farmlife, homestead, life, mountain life

:the well:

Hello, lovelies! This has been an event filled week.

I said I would write up what happened to the well, so here we go….

Last Saturday, I was in the midst of putting the kids’ new beds together, when there was suddenly no water. Nothing. Nada.

Doug and I went out and started troubleshooting. We ended up in a hard and fast education about our well system. We checked the one thing. It wasn’t that. We checked another. Nope. Not that. And so we worked our way from the tank to the well until we realized that the power to the well had not been turned on! The system had been shut off during the sale because the house has sat empty for a year. We had assumed the system was turned on because the house had water (city-slicker waving!). Hope was high we had found the problem, but no. Doug checked control panels and pressure switches. All of it seemed to be working. the only place we had not checked was down in the well. Replacing a well pump is hard and expensive. We had eliminated everything else.

By this point, we already had a neighbor coming to help us, and were on the hunt for a water truck to come fill our tank so we could function in the meantime. My real estate agent (bless her!) lent us the key to their old house (on the market) and let us shower there. She also got us some extra drinking water.

There were calls made to the sellers. Neighbors offering advice, tools and helping hands. This is when you learn that country living really is about the community.

Finally, Wednesday morning the water truck showed up and filled our tank. The driver was local and super nice.

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Water truck giving us a fill

Then, Doug and I got on our farm clothes, and pulled the well pump and line up 120 feet. No winch (flex pipe, so no need. YAY!). We pulled up the ten feet of PVC, and then I walked that down the vineyard as Doug hauled up the rest of the line. It was hard, intense labor. It felt like a brutal CrossFit WOD, talk about functional fitness.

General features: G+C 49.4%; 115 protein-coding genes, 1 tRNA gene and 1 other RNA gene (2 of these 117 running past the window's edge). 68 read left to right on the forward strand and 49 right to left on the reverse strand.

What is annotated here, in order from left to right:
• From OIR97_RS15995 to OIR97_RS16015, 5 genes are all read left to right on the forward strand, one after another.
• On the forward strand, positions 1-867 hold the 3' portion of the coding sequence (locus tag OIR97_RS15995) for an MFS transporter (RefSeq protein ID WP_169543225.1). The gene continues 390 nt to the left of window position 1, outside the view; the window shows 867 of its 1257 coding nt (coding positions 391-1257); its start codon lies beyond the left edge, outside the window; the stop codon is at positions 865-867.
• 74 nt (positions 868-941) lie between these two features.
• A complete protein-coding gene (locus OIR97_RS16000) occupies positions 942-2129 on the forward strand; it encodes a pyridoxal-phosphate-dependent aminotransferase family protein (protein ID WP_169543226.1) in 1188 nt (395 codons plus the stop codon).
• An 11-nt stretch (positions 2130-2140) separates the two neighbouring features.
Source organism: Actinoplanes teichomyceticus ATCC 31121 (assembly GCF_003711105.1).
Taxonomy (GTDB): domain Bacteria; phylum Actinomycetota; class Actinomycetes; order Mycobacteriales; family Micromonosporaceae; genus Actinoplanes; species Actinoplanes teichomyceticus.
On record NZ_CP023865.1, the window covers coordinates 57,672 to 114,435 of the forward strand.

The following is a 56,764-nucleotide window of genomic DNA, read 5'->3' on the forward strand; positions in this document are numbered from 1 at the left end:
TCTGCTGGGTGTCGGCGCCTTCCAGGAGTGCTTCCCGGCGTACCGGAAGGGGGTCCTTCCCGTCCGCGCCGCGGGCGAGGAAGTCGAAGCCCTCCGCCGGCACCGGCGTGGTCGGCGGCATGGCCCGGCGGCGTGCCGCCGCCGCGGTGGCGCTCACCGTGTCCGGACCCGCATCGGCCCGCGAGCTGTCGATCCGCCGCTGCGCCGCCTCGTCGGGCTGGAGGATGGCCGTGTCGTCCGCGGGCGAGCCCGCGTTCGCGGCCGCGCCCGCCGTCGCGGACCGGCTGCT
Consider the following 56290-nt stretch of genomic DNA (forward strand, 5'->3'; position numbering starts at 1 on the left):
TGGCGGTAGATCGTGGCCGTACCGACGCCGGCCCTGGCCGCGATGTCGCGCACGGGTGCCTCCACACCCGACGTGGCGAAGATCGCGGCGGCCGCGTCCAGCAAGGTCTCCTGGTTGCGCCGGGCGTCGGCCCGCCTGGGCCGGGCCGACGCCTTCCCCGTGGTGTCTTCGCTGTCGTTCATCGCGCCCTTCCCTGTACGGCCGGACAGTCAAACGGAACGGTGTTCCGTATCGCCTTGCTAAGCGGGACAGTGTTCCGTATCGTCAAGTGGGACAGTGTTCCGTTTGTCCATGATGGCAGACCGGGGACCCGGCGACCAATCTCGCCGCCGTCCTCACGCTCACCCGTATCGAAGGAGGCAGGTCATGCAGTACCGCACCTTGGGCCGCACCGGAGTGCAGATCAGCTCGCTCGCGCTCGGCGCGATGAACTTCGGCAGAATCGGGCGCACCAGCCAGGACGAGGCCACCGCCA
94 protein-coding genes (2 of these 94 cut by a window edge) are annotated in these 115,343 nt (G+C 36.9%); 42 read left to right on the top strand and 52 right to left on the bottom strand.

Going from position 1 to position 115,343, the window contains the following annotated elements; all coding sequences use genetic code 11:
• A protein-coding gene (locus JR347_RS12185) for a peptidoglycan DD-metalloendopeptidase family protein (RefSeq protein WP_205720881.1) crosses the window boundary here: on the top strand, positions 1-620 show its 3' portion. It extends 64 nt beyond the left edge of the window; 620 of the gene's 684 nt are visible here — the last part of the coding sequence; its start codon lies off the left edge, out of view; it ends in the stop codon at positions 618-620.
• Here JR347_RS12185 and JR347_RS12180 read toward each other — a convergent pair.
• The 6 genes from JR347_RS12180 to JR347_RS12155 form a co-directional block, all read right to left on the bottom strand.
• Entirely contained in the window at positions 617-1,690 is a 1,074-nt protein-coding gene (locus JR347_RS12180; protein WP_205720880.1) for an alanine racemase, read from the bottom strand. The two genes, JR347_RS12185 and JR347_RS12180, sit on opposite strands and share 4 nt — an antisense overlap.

Finally, we had what we suspected was the culprit, and low and behold…the pump worked! The problem was the water line had come undone. Please note: after we pulled the pump, we had professionals come up with a pump and all the fittings in case the pump was broken. They were the ones who checked the pump and reattached everything. We saved ourselves some labor by pulling it up. They saved us an $800 well pump. We also watched everything they did so if we need to replace the pump in the future we can do it ourselves. Doug is pretty good with electrical systems, but he’s still not a pro.

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The pump.
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See Connor aaaaaaall the way down at the other end of the well line?

And here was the problem.

Moving into a new house always exposes problems. Always. This is our third house, we know this. It’s just that country homes expose issues that most people don’t think about.

And it also exposes the community who lives around you, and we are in a great one.

farmlife, knitting, life, mountain life

:more downs than ups:

So, I had a post I started to write, between putting together Ikea furniture for the kids’ bedrooms (Am I the only one who likes doing that? It’s like giant Lego sets!) and getting the house cleaned up for my parents’ visit next week….

….and then the water stopped running and we realized the well was not working.

Right now I am just too tired to say anything more. We got everything working, and I will write it all up once I get a chance.

On the up side of things, I finished my Rikke hat. YAY! Nights here are going to be in the 40s next week, so it will be great to wear it while I drink my coffee and watch the sun rise over the vineyard.

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Talk about a game of yarn chicken! That tail is all that was left of the skein.
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So cozy! (Excuse the bed head)
cooking, farmlife, food, garden, mountain life

:thursday: